The machine gun "Bergman", like most of his contemporaries, was mounted on a tripod machine, had water cooling and rear control handles. The most promising features of this machine gun were the quick-change barrel, as well as the link tape, designed for 200 cartridges, but in practice, regular canvas tape designed for 250 cartridges was used.
After Louis Schmeisser left the company, his son Hugo was engaged in the refinement of the machine gun. In 1916, the LMG.15 appeared - a “light” air-cooled machine gun. Shooting in the first embodiment was carried out from the rear whisper, but failed to achieve reliable operation. In this regard, the LMG.15nA machine gun (neue Art - “a new type”) was soon released in which the shot was fired from a closed bolt (from the front whisper). The LMG15nA (or MG.15nA) had a pistol control handle, a shoulder rest on the back plate, and a holder for the cartridge case as in MG.08 / 15 machine guns. It was proposed that this machine gun go into service aviationHowever, in August 1916, Ode was adopted as an infantry. With the German troops, he first appeared on the Italian front. We were talking about a machine gun, which in mobility approached light machine guns and was not inferior in intensity to easel fire. The machine gun was also placed on the bipod MG.08 / 15 and it can rightfully be considered one of the first prototypes of a single machine gun.
The trunk had a transverse fins, with a barrel wasp connected with a dry-threaded connection, which allowed it to be replaced in half a minute. In automatics the scheme of recoil of the trunk was realized during a short stroke. The barrel was locked with a wedge, which vertically slid in the receiver window and grappled with the notches of the bolt with its lugs. The trigger-type trigger was wound in the trigger box, and included a screw spring with a pusher; the tail of the pusher protruded behind the pistol grip from the trigger box, serving as a pointer for cocking. The trigger was locked with a safety lever located on the right side of the trigger box.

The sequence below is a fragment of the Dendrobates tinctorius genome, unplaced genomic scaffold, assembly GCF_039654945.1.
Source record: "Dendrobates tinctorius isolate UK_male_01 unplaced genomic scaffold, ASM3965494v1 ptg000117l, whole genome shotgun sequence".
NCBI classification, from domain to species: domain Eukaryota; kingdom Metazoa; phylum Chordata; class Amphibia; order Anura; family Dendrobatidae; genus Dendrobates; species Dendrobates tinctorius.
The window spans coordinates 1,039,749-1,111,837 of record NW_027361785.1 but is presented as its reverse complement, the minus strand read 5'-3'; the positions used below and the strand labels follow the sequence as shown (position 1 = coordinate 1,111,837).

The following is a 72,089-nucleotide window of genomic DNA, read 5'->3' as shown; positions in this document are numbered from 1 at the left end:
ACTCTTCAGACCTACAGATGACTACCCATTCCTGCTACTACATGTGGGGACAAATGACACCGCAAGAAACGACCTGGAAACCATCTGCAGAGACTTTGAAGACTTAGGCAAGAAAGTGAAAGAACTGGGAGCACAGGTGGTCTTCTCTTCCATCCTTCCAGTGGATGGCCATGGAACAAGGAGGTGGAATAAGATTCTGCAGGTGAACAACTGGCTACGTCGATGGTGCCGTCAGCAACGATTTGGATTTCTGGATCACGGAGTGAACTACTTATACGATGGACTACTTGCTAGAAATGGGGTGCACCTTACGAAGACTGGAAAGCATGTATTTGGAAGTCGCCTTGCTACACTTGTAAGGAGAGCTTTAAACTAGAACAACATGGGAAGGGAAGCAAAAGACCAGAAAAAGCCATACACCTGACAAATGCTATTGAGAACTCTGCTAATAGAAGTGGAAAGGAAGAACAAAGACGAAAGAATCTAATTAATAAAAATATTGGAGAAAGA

While the trigger was being pulled, the trigger was shifted, turning the self-timer. In this case, the trigger descended from the platoon and hit the gate on the drummer. After the shot, the mobile system retreated a millimeter back on the 13, the locking wedge inclined by the bevel of the box insert, releasing the bolt. At the same time, the wedge turned the lever accelerator, which transmits the energy of motion to the bolt from the barrel, while accelerating the bolt departure.
The barrel spring was compressed, and the barrel remained in the rear position. Under the action of a return spring, the next cartridge was sent to the chamber. Having reached the state cut of the trunk, the bolt retracted the latch of the locking wedge. After that, the entire mobile system moved forward. The locking wedge, having bumped into the box bevel with its upper bevel, was lowered, engaging the bolt and the receiver. In case the trigger was pressed, the self-timer was pressed and the next shot was made with a moving receiver. The cartridge case was ejected by the ejector of the bolt and the reflector of the receiver.